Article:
HEALTH: You couldn’t improve on Cheryl Strayed. Effortlessly admirable Hospice Austin has a history of attracting the best possible inspirational speakers to its Beauty of Life luncheons. Strayed’s bestseller about overcoming grief on the Pacific Rim Trail, “Wild,” was adapted into a popular movie with Reese Witherspoon. I liked both, but I had no idea what a tremendous communicator Strayed would be at a huge Hilton Austin event (950 in attendance). She was warm, funny, thoughtful and she artfully tied her remarks back to the nonprofit’s mission of providing outstanding care for the terminally ill and their families.
BOOKS: Honoring the authors and others. The Austin Public Library Friends Foundation is on a roll. The new central library, which it effectively backed, opens next year. The foundation not only attracts some A-List donors, but also big hitters in the city’s literary community. Honored during the sociable Illumine event at the W Austin Hotel were prolific historian H.W. Brands, full-hearted songwriter Sara Hickman, Pulitzer Prize finalist poet Dean Young and tireless literary patron Forrest Preece. The presenters — Sarah Bird, Michael Blair, Chris Mink and Stephen Harrigan — were as distinguished as the winners.
ARTS: “That’s the best production I’ve ever seen here.” So said a woman as she left Austin Opera‘s “Aida” during a Sunday matinee performance. For once at the Long Center, I didn’t see an empty seat. The “bravi” started early and often, rewarding every aria and chorus. I was particularly pleased to see an instant standing ovation at the finale of the first two acts — you know, the one with the knockout pageantry — with its army of soloists, chorus, orchestra, dancers and supernumeraries. The previous week, I’d taken the MegaBus down to see Houston Grand Opera‘s “Eugene Onegin.” Walking away from that, I thought that the larger company almost always trumped Austin’s with sophistication, style and power. I was disabused of that notion seven days later during “Aida.”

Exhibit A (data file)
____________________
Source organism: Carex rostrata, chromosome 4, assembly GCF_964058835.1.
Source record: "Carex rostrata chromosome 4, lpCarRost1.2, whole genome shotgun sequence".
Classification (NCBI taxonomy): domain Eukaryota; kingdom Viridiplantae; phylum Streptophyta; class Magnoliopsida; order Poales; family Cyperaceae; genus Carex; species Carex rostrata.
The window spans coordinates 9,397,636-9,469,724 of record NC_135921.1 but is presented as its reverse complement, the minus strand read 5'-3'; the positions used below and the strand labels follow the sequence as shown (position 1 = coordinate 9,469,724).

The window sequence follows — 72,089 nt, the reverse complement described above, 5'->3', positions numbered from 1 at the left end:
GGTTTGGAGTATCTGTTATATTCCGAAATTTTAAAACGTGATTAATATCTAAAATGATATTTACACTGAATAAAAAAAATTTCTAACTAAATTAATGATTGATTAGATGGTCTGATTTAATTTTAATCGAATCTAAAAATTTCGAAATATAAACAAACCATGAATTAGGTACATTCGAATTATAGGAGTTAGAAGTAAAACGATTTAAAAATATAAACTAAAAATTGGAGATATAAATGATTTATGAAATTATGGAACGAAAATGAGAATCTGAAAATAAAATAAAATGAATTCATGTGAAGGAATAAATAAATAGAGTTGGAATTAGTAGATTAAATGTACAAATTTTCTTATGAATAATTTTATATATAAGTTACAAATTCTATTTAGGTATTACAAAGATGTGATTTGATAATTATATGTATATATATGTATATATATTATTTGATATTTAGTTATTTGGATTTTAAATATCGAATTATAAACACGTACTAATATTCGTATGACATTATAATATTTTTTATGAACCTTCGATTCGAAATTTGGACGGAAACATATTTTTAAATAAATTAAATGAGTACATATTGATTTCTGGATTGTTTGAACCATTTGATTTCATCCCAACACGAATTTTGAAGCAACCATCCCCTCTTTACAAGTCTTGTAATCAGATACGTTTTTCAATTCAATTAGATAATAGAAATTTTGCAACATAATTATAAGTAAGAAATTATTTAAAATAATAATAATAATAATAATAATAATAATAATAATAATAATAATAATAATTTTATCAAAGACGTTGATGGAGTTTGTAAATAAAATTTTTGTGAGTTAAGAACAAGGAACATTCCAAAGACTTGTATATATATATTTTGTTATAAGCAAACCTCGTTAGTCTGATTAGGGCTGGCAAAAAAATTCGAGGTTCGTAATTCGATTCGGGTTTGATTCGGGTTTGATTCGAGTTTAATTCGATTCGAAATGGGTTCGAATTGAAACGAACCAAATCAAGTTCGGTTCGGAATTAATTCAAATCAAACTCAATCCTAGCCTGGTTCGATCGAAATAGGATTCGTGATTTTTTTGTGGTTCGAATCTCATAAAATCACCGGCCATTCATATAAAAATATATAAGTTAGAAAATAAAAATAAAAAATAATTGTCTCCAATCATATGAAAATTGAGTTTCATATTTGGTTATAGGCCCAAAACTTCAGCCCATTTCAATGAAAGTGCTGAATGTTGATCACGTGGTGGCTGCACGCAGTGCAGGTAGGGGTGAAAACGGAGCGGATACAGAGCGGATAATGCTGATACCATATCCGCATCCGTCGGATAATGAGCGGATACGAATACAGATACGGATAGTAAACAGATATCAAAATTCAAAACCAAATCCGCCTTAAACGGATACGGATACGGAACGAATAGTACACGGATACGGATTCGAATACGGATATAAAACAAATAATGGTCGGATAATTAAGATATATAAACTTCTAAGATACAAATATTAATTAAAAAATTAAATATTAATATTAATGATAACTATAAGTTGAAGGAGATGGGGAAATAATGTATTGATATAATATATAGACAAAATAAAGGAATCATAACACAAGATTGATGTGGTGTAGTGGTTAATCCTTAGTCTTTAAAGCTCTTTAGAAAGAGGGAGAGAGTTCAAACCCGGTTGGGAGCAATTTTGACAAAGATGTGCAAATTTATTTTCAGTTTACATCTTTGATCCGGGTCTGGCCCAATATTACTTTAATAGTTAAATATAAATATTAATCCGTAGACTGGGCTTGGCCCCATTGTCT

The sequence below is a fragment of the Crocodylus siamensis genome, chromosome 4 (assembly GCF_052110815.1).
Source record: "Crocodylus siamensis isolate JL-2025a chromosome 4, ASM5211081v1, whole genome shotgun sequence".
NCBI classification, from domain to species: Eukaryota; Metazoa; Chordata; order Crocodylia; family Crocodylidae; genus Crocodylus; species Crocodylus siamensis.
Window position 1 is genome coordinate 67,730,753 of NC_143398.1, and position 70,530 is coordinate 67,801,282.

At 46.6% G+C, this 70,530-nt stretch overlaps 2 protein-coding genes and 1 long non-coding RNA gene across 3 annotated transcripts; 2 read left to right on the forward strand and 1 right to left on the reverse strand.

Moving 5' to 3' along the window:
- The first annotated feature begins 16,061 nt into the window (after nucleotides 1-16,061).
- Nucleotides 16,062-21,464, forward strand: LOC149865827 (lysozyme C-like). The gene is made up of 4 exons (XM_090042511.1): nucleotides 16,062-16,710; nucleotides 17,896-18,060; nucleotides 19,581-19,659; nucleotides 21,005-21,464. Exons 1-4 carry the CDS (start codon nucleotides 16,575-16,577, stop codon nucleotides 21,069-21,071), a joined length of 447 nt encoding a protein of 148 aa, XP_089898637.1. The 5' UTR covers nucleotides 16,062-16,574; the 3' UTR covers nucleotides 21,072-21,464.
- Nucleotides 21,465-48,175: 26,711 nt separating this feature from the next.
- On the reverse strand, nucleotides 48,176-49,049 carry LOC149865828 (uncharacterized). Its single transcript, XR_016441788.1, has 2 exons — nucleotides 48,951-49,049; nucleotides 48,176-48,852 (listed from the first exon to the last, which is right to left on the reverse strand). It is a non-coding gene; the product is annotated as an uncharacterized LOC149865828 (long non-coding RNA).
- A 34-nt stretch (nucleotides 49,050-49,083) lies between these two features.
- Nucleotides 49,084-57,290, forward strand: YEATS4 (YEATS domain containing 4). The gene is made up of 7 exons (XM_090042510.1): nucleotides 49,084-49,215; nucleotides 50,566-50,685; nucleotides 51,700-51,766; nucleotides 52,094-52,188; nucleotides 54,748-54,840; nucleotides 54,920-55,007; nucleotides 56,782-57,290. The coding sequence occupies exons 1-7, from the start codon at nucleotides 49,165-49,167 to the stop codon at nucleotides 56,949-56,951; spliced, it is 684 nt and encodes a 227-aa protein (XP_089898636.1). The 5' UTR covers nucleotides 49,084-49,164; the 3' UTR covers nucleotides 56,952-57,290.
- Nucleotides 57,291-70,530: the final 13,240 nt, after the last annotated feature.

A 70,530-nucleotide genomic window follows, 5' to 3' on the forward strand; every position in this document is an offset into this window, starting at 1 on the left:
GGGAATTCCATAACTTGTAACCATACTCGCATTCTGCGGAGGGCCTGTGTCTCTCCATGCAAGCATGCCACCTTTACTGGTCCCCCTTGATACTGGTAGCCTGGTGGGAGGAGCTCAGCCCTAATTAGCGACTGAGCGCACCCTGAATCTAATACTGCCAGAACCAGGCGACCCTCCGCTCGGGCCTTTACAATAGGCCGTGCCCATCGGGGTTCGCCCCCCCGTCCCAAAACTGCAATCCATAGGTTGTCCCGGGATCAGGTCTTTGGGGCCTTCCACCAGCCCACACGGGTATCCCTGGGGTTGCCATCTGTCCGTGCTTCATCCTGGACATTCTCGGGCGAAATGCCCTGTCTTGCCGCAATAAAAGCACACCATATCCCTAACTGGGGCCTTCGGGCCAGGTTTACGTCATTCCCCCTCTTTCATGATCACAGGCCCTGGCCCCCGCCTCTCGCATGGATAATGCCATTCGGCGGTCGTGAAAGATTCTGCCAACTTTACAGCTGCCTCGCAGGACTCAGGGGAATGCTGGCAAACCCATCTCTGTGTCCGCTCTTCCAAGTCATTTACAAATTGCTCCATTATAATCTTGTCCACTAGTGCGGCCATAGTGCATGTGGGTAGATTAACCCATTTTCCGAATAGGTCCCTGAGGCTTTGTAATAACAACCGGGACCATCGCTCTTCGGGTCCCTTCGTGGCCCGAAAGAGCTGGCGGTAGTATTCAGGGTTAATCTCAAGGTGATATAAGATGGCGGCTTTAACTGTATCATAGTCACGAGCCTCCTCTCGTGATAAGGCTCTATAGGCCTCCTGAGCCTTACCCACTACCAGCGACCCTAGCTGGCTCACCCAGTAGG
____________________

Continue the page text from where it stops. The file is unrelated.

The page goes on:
SCHOOL: The Andy Roddick Foundation has changed course. Quietly, it has moved away from the goal of providing character training through tennis, the second phase of its history, after pumping money into charities for children through star-studded galas. Now mature — like its founder — it provides targeted after-school and summertime activities, primarily at Pecan Springs Elementary School. Along the way, it has dramatically raised attendance rates and hopes to spread the love to other schools soon. Guests at the group’s annual Masquerade heartily approved over a succulent dinner from the Four Seasons Hotel. Couldn’t be prouder of our hometown hero.